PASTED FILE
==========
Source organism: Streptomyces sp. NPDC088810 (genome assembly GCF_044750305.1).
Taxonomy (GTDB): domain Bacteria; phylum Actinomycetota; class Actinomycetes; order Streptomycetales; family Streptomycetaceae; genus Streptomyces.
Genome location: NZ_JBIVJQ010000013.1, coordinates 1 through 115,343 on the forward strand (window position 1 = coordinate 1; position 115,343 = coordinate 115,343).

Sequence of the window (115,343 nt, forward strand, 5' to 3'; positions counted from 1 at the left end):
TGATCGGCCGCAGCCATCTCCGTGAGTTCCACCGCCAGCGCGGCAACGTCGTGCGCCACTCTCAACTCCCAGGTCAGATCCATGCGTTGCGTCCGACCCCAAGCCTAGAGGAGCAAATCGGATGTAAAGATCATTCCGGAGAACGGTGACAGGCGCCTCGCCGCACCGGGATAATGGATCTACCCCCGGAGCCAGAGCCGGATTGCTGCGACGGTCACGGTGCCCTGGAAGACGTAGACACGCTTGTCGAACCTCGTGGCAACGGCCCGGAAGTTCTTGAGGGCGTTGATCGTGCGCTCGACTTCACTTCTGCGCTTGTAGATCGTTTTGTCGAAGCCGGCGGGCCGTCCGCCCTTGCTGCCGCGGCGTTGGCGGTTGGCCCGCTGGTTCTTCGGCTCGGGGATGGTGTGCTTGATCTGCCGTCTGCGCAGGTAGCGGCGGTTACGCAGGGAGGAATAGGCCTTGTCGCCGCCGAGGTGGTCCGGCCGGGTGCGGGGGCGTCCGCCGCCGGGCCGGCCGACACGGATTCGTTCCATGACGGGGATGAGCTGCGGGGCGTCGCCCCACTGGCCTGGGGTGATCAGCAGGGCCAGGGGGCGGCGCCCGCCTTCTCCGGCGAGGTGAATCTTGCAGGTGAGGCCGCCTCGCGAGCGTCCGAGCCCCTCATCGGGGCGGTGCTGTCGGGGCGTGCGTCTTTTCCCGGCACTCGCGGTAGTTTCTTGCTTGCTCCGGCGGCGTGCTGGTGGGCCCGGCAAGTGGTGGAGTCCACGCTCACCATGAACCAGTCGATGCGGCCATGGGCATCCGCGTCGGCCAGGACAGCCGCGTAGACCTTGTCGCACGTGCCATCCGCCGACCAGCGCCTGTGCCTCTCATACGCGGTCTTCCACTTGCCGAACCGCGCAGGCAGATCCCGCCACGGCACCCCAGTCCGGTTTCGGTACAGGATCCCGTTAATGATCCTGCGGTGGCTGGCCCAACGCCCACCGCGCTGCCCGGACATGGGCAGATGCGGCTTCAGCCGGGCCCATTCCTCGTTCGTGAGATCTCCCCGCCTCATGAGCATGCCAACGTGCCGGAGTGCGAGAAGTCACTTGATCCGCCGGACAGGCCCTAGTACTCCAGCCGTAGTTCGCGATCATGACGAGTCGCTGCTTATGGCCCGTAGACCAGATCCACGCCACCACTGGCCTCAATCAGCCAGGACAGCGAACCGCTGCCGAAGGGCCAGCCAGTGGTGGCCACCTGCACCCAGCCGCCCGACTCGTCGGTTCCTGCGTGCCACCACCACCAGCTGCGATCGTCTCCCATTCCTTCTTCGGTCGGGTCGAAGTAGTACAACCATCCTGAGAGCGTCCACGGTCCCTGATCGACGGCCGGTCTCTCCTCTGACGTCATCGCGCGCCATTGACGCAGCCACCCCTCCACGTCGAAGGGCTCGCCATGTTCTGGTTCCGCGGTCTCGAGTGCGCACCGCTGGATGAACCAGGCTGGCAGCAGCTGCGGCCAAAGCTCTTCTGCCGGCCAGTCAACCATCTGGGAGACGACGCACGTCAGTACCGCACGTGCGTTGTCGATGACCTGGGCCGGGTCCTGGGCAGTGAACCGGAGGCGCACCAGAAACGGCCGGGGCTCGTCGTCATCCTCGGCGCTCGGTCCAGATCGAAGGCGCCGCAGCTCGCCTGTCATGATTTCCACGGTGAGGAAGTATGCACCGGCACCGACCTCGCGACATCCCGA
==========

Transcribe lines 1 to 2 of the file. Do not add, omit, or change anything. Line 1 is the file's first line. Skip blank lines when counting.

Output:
Source organism: Streptomyces sp. NPDC088810 (genome assembly GCF_044750305.1).
Taxonomy (GTDB): domain Bacteria; phylum Actinomycetota; class Actinomycetes; order Streptomycetales; family Streptomycetaceae; genus Streptomyces.